Google Chrome provides a quick-fix for compromised passwords

Google Duplex is a new tool that takes just one click to update passwords on any website

Google Password Manager
(Image credit: Google)

Google is serious about security and its new Google Duplex tool is designed to make updating passwords easier. In this week’s Google I/O most presentations led back to the subject in one way or another, with an increased focus on malware, spam and cyber-attacks across the product range. The biggest risk to your digital security however comes from one simple thing: your password.

Most incidents occur through compromised passwords, either by being directly discovered or through the use of the same password across multiple sites. Google’s suggested passwords tool is now used by half a billion and two-step authentication is now the default for all Google accounts.  

We use passwords for hundreds of sites in our daily lives and keeping up with them is tough – even if you do use a password manager. Google’s latest update to its Password Manager provides a way to check your passwords and update them with a simple click.

If Google detects that one of your passwords has been compromised, or you just feel it’s time for an update, you can simply click on the Change Password button below your login details. The Google Duplex tool will then navigate to the website and change the password for you – allowing you to either used a suggested password or your own selection.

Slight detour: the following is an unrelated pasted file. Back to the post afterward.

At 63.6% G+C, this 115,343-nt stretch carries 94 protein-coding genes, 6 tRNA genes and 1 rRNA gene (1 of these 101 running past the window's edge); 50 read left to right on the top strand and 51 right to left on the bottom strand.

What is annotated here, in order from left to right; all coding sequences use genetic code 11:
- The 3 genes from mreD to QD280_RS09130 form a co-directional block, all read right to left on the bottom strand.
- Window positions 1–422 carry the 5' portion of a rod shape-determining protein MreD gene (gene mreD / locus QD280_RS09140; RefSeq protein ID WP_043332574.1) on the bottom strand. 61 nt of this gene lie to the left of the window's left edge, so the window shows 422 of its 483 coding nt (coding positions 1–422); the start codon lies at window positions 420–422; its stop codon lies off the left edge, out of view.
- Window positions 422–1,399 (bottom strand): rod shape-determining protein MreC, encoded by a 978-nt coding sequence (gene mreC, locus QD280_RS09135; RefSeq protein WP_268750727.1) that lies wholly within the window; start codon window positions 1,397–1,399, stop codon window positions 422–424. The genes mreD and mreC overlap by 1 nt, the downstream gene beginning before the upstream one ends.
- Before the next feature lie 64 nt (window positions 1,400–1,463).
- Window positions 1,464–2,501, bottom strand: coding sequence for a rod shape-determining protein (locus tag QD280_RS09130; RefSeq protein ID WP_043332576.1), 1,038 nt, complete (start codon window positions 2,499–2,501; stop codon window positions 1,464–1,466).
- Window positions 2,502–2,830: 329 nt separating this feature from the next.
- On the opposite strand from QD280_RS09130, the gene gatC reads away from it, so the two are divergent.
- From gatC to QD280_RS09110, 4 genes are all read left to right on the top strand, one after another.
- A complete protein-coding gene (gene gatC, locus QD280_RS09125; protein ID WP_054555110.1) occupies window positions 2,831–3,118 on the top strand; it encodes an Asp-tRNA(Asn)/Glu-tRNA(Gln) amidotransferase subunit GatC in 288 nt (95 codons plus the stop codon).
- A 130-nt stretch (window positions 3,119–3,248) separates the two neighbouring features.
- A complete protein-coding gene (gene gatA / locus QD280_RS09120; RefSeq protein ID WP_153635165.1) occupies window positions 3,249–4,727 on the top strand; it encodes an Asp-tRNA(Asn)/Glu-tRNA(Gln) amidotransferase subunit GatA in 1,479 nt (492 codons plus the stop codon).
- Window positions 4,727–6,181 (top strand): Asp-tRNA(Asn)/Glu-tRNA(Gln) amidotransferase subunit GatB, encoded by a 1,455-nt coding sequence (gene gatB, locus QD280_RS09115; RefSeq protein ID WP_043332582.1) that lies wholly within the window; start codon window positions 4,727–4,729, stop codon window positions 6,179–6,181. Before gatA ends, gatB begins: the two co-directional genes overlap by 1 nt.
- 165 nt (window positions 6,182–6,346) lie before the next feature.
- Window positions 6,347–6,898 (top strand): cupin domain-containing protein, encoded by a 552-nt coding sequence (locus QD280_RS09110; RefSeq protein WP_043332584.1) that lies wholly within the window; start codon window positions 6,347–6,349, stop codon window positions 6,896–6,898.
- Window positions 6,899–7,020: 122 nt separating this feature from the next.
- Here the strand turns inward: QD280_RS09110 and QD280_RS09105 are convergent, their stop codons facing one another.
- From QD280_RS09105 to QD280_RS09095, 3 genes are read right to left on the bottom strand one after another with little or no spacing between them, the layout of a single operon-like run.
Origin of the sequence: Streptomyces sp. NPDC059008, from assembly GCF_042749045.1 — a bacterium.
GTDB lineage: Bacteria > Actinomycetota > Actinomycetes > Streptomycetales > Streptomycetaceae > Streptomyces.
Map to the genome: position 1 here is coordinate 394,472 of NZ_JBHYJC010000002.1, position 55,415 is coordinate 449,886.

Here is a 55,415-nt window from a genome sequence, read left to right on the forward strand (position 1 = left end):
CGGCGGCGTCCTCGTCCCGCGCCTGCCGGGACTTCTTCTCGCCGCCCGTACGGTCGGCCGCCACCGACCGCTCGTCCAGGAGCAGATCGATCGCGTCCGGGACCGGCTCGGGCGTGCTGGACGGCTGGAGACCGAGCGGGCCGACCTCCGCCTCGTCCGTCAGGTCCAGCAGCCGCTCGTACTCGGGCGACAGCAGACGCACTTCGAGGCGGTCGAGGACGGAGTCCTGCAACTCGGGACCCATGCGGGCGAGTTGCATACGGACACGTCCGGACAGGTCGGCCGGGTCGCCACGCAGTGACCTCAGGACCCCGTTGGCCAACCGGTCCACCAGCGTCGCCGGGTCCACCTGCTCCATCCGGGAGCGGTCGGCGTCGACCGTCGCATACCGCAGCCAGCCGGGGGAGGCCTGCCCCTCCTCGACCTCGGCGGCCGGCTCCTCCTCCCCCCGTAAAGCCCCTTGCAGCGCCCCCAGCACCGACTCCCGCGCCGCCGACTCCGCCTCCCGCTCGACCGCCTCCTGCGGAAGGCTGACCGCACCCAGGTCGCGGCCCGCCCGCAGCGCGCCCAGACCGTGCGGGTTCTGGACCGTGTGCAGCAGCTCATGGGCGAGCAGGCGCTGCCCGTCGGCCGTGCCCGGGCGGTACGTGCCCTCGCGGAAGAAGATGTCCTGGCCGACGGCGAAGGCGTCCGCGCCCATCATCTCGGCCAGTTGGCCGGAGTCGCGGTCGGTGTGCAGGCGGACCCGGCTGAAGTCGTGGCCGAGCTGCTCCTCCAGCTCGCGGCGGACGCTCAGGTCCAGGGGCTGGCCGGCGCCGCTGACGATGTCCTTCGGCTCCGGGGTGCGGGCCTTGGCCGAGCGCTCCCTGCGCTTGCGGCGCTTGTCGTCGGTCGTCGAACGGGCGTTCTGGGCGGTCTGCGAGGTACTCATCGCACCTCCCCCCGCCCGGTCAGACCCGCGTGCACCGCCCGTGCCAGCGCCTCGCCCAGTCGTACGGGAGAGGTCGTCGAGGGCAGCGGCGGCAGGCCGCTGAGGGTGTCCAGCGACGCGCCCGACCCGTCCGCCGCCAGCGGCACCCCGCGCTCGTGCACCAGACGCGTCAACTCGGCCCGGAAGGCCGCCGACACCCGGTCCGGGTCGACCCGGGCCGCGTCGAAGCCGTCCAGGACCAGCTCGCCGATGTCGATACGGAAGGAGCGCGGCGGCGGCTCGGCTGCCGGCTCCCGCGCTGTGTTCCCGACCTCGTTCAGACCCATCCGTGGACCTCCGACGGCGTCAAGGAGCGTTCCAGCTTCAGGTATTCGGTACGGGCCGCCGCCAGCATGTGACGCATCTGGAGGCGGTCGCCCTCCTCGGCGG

The Duplex tool has been used by Google since 2019 for tasks such as buying movie tickets, making appointments and ordering food directly from Google. It is able to call venues and book appointments for you, if the website has no online ordering system.

The system works across Chrome and Android, so you are covered on your laptop and phone and is much easier and faster than visiting each of the websites yourself. It means you can quickly update those old outdated or compromised passwords in minutes. And by using the suggested strong passwords from Google, you avoid the risk of one future compromise affecting multiple accounts.

Mat Gallagher

As T3's Editor-in-Chief, Mat Gallagher has his finger on the pulse for the latest advances in technology. He has written about technology since 2003 and after stints in Beijing, Hong Kong and Chicago is now based in the UK. He’s a true lover of gadgets, but especially anything that involves cameras, Apple, electric cars, musical instruments or travel.